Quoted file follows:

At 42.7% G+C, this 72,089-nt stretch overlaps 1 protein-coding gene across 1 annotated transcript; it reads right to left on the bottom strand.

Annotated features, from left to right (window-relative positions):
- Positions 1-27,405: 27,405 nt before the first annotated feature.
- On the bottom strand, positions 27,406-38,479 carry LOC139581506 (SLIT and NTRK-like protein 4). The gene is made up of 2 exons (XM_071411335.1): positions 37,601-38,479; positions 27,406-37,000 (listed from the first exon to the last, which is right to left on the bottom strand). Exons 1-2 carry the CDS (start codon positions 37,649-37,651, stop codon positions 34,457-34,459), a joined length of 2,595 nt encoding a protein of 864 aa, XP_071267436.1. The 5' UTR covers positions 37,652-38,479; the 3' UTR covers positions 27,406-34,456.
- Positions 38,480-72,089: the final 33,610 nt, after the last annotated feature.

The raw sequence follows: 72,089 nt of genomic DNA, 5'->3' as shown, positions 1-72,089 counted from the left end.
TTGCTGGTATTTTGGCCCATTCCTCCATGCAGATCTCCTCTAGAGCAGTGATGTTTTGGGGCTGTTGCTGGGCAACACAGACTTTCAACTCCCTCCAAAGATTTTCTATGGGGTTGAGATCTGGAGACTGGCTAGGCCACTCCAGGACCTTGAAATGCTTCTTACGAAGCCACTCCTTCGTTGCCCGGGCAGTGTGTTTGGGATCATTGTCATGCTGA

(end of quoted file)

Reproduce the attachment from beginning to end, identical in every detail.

At 42.7% G+C, this 72,089-nt stretch overlaps 1 protein-coding gene across 1 annotated transcript; it reads right to left on the bottom strand.

Annotated features, from left to right (window-relative positions):
- Positions 1-27,405: 27,405 nt before the first annotated feature.
- On the bottom strand, positions 27,406-38,479 carry LOC139581506 (SLIT and NTRK-like protein 4). The gene is made up of 2 exons (XM_071411335.1): positions 37,601-38,479; positions 27,406-37,000 (listed from the first exon to the last, which is right to left on the bottom strand). Exons 1-2 carry the CDS (start codon positions 37,649-37,651, stop codon positions 34,457-34,459), a joined length of 2,595 nt encoding a protein of 864 aa, XP_071267436.1. The 5' UTR covers positions 37,652-38,479; the 3' UTR covers positions 27,406-34,456.
- Positions 38,480-72,089: the final 33,610 nt, after the last annotated feature.

The raw sequence follows: 72,089 nt of genomic DNA, 5'->3' as shown, positions 1-72,089 counted from the left end.
TTGCTGGTATTTTGGCCCATTCCTCCATGCAGATCTCCTCTAGAGCAGTGATGTTTTGGGGCTGTTGCTGGGCAACACAGACTTTCAACTCCCTCCAAAGATTTTCTATGGGGTTGAGATCTGGAGACTGGCTAGGCCACTCCAGGACCTTGAAATGCTTCTTACGAAGCCACTCCTTCGTTGCCCGGGCAGTGTGTTTGGGATCATTGTCATGCTGA